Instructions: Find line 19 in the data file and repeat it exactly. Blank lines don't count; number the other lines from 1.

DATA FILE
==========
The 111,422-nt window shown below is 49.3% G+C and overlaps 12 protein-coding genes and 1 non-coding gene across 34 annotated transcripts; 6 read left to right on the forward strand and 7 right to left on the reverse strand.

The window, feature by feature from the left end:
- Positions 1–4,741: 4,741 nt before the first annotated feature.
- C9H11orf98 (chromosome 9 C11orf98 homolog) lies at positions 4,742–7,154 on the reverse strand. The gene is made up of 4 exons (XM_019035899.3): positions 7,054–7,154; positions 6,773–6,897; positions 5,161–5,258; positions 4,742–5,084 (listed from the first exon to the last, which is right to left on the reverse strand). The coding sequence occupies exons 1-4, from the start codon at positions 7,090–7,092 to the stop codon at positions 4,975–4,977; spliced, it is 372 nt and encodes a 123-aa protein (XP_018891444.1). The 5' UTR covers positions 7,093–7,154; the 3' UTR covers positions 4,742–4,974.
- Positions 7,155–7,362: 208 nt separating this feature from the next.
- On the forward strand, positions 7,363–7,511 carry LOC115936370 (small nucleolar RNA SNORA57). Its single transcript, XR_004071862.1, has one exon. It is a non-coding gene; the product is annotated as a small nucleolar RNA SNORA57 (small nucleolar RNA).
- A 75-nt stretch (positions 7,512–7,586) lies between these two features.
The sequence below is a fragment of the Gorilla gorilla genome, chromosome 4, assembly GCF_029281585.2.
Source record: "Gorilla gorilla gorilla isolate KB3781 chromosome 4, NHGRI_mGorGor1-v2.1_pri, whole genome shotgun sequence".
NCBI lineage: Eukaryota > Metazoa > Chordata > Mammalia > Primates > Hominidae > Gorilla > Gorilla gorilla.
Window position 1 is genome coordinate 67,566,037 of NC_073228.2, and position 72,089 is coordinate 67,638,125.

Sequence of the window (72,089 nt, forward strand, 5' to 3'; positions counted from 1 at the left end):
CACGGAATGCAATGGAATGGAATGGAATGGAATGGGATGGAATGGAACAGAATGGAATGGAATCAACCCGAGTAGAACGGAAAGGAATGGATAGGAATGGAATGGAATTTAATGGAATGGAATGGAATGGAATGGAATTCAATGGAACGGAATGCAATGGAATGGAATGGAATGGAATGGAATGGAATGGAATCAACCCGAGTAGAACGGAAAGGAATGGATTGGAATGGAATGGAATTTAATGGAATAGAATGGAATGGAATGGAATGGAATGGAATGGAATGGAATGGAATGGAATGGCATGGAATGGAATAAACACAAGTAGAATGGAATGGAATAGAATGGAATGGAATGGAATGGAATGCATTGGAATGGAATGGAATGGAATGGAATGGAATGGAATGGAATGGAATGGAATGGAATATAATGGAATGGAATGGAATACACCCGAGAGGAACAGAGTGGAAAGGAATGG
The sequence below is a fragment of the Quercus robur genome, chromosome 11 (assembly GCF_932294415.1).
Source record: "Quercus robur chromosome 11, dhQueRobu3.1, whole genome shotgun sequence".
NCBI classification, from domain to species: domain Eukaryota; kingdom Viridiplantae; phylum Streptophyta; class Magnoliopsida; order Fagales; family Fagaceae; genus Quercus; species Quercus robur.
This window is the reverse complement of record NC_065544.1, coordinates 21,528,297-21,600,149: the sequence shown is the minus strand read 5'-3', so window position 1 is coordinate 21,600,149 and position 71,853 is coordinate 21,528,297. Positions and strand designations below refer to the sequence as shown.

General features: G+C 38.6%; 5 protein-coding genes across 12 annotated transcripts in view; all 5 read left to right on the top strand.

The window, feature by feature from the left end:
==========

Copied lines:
The window, feature by feature from the left end: